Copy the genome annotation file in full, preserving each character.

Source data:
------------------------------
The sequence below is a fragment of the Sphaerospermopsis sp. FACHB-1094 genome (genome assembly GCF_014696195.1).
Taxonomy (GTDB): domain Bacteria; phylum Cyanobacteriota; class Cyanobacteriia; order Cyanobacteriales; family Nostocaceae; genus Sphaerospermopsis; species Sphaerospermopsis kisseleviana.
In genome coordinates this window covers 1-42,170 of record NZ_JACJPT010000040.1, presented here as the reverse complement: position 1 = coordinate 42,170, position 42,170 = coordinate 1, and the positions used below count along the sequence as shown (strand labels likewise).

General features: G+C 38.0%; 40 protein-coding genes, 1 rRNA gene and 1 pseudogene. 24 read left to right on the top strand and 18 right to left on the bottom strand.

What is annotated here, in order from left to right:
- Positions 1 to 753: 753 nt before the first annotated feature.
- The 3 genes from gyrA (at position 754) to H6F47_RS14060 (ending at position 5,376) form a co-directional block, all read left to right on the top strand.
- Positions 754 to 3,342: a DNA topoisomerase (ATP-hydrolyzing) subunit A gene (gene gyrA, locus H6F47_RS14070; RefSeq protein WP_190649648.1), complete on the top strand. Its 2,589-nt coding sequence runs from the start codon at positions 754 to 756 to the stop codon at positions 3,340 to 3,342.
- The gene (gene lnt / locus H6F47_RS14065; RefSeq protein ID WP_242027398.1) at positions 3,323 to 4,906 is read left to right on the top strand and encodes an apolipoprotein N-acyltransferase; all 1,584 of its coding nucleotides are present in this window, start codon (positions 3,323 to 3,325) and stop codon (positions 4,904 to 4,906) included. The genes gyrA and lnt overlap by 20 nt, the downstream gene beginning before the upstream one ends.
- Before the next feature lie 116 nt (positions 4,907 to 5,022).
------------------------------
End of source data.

The sequence below is a fragment of the Sphaerospermopsis sp. FACHB-1094 genome (genome assembly GCF_014696195.1).
Taxonomy (GTDB): domain Bacteria; phylum Cyanobacteriota; class Cyanobacteriia; order Cyanobacteriales; family Nostocaceae; genus Sphaerospermopsis; species Sphaerospermopsis kisseleviana.
In genome coordinates this window covers 1-42,170 of record NZ_JACJPT010000040.1, presented here as the reverse complement: position 1 = coordinate 42,170, position 42,170 = coordinate 1, and the positions used below count along the sequence as shown (strand labels likewise).

General features: G+C 38.0%; 40 protein-coding genes, 1 rRNA gene and 1 pseudogene. 24 read left to right on the top strand and 18 right to left on the bottom strand.

What is annotated here, in order from left to right:
- Positions 1 to 753: 753 nt before the first annotated feature.
- The 3 genes from gyrA (at position 754) to H6F47_RS14060 (ending at position 5,376) form a co-directional block, all read left to right on the top strand.
- Positions 754 to 3,342: a DNA topoisomerase (ATP-hydrolyzing) subunit A gene (gene gyrA, locus H6F47_RS14070; RefSeq protein WP_190649648.1), complete on the top strand. Its 2,589-nt coding sequence runs from the start codon at positions 754 to 756 to the stop codon at positions 3,340 to 3,342.
- The gene (gene lnt / locus H6F47_RS14065; RefSeq protein ID WP_242027398.1) at positions 3,323 to 4,906 is read left to right on the top strand and encodes an apolipoprotein N-acyltransferase; all 1,584 of its coding nucleotides are present in this window, start codon (positions 3,323 to 3,325) and stop codon (positions 4,904 to 4,906) included. The genes gyrA and lnt overlap by 20 nt, the downstream gene beginning before the upstream one ends.
- Before the next feature lie 116 nt (positions 4,907 to 5,022).